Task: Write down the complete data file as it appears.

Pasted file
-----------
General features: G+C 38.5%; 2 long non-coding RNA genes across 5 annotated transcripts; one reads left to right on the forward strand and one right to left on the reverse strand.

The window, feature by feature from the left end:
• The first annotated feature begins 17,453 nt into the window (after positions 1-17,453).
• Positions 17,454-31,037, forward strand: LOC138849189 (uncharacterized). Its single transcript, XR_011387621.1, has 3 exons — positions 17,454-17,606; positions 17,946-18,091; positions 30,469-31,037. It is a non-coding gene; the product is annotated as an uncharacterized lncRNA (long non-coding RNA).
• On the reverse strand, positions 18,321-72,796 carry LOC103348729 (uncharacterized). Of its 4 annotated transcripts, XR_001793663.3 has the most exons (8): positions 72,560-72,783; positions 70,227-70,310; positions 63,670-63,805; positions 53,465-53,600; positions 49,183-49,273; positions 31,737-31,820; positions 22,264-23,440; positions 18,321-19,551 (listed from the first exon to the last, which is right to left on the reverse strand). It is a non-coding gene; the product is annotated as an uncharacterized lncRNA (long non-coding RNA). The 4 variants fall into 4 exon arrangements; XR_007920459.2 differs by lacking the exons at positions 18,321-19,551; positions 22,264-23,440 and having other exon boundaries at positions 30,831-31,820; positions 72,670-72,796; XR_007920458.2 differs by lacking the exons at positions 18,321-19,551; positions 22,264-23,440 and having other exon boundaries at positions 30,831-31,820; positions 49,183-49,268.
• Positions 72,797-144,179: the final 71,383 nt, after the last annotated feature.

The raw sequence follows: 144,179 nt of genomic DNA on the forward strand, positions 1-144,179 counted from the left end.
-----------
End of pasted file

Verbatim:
General features: G+C 38.5%; 2 long non-coding RNA genes across 5 annotated transcripts; one reads left to right on the forward strand and one right to left on the reverse strand.

The window, feature by feature from the left end:
• The first annotated feature begins 17,453 nt into the window (after positions 1-17,453).
• Positions 17,454-31,037, forward strand: LOC138849189 (uncharacterized). Its single transcript, XR_011387621.1, has 3 exons — positions 17,454-17,606; positions 17,946-18,091; positions 30,469-31,037. It is a non-coding gene; the product is annotated as an uncharacterized lncRNA (long non-coding RNA).
• On the reverse strand, positions 18,321-72,796 carry LOC103348729 (uncharacterized). Of its 4 annotated transcripts, XR_001793663.3 has the most exons (8): positions 72,560-72,783; positions 70,227-70,310; positions 63,670-63,805; positions 53,465-53,600; positions 49,183-49,273; positions 31,737-31,820; positions 22,264-23,440; positions 18,321-19,551 (listed from the first exon to the last, which is right to left on the reverse strand). It is a non-coding gene; the product is annotated as an uncharacterized lncRNA (long non-coding RNA). The 4 variants fall into 4 exon arrangements; XR_007920459.2 differs by lacking the exons at positions 18,321-19,551; positions 22,264-23,440 and having other exon boundaries at positions 30,831-31,820; positions 72,670-72,796; XR_007920458.2 differs by lacking the exons at positions 18,321-19,551; positions 22,264-23,440 and having other exon boundaries at positions 30,831-31,820; positions 49,183-49,268.
• Positions 72,797-144,179: the final 71,383 nt, after the last annotated feature.

The raw sequence follows: 144,179 nt of genomic DNA on the forward strand, positions 1-144,179 counted from the left end.